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Justin Domhof

M.Sc. Justin Domhof

Ph.D. student

Research Topics:

  • Derivation of mechanisms underlying brain functioning through computational modelling
  • Investigation of the effects of brain parcellations on modelling results

Methodological Topics:

  • Non-linear dynamical systems to approximate whole-brain dynamics
  • Parameter space exploration to uncover mechanistic underpinnings

As a computational neuroscientist, I aim to develop models of the brain in order to explain a variety of experimentally found phenomena. Usually, a model is first constructed so that it replicates the phenomena or the data reported in the empirical literature. Subsequently, when the model indeed sufficiently reproduces the experimental findings, we may explore the many properties of the model. These explorations may not only provide new insights to the phenomena at hand, but also aid experimentalists with information on which they can base their next series of experiments.

In our group, we, for example, aim to fit data derived from experimentally obtained MRI images to whole-brain models. My role as a PhD student within this project is to investigate how the choice for a particular parcellation scheme influences these fits. Since such a parcellation scheme describes how the numerous signals we receive from MRI measurements should be grouped together into brain regions, one may expect that different parcellation schemes can have drastic consequences for both data analysis and model fitting. Specifically, I would eventually like to be able to cluster parcellation schemes with similar effects together and explain why they influence the results in the way they do.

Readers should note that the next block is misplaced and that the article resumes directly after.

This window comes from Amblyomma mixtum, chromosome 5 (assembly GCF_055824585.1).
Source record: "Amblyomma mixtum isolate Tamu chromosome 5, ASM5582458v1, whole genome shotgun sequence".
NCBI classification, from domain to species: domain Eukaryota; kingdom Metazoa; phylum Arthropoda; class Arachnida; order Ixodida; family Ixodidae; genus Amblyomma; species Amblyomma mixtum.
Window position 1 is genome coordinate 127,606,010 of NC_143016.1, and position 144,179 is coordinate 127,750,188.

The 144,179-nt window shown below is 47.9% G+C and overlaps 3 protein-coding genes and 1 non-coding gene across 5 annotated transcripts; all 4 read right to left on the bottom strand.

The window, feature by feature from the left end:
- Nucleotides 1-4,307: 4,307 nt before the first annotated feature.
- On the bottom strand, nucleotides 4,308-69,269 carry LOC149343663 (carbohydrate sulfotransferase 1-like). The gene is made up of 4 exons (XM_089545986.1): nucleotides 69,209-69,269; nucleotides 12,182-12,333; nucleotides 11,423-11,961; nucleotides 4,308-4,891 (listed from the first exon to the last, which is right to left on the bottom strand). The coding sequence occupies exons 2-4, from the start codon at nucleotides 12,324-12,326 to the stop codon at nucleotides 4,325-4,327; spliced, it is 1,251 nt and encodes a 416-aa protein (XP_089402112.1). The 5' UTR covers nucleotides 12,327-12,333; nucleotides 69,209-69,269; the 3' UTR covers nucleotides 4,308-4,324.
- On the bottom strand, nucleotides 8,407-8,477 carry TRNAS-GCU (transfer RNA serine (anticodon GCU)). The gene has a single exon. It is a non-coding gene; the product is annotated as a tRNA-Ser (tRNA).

First, I will do this using the data from healthy participants, but afterwards I would like to answer similar questions for data originating from clinical patients. By comparing the disease-based with the health-based models, we may gain new insights into various aspects of these diseases: how they are caused, how they progress, how they can be treated, etc..

With respect to future applications, the relevance of the models we develop also becomes apparent from the latter observation. If these models can eventually be reliably fitted to the data from a single individual, they could also be used in future clinical methods that focus on the patient as an individual. In the end, the investigation of these models may thus pave the way to individualized diagnoses, prognoses and treatment plans.


Institute of Neuroscience and Medicine (INM-7)
52425 Jülich